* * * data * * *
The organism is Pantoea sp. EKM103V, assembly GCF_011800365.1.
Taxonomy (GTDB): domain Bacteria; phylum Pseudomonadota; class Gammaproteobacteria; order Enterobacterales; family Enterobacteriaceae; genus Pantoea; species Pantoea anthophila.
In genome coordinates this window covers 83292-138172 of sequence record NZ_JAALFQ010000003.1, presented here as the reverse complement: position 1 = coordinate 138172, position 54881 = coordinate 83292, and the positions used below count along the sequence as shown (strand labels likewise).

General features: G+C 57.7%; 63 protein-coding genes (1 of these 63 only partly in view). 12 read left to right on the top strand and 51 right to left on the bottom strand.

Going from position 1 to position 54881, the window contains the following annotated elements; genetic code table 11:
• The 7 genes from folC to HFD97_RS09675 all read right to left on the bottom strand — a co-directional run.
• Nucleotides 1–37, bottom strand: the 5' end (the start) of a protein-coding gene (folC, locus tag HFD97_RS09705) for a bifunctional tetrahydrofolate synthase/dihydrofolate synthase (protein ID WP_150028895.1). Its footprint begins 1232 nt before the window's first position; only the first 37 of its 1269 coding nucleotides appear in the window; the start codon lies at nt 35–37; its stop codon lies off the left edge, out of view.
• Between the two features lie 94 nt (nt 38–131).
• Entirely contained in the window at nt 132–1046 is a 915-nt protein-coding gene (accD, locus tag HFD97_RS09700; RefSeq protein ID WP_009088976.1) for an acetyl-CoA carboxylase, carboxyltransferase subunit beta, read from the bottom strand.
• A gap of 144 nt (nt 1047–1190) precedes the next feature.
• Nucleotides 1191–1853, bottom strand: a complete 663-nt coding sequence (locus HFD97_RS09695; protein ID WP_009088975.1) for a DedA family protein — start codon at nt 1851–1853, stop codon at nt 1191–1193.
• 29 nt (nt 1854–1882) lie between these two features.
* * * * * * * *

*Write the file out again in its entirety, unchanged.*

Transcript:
The organism is Pantoea sp. EKM103V, assembly GCF_011800365.1.
Taxonomy (GTDB): domain Bacteria; phylum Pseudomonadota; class Gammaproteobacteria; order Enterobacterales; family Enterobacteriaceae; genus Pantoea; species Pantoea anthophila.
In genome coordinates this window covers 83292-138172 of sequence record NZ_JAALFQ010000003.1, presented here as the reverse complement: position 1 = coordinate 138172, position 54881 = coordinate 83292, and the positions used below count along the sequence as shown (strand labels likewise).

General features: G+C 57.7%; 63 protein-coding genes (1 of these 63 only partly in view). 12 read left to right on the top strand and 51 right to left on the bottom strand.

Going from position 1 to position 54881, the window contains the following annotated elements; genetic code table 11:
• The 7 genes from folC to HFD97_RS09675 all read right to left on the bottom strand — a co-directional run.
• Nucleotides 1–37, bottom strand: the 5' end (the start) of a protein-coding gene (folC, locus tag HFD97_RS09705) for a bifunctional tetrahydrofolate synthase/dihydrofolate synthase (protein ID WP_150028895.1). Its footprint begins 1232 nt before the window's first position; only the first 37 of its 1269 coding nucleotides appear in the window; the start codon lies at nt 35–37; its stop codon lies off the left edge, out of view.
• Between the two features lie 94 nt (nt 38–131).
• Entirely contained in the window at nt 132–1046 is a 915-nt protein-coding gene (accD, locus tag HFD97_RS09700; RefSeq protein ID WP_009088976.1) for an acetyl-CoA carboxylase, carboxyltransferase subunit beta, read from the bottom strand.
• A gap of 144 nt (nt 1047–1190) precedes the next feature.
• Nucleotides 1191–1853, bottom strand: a complete 663-nt coding sequence (locus HFD97_RS09695; protein ID WP_009088975.1) for a DedA family protein — start codon at nt 1851–1853, stop codon at nt 1191–1193.
• 29 nt (nt 1854–1882) lie between these two features.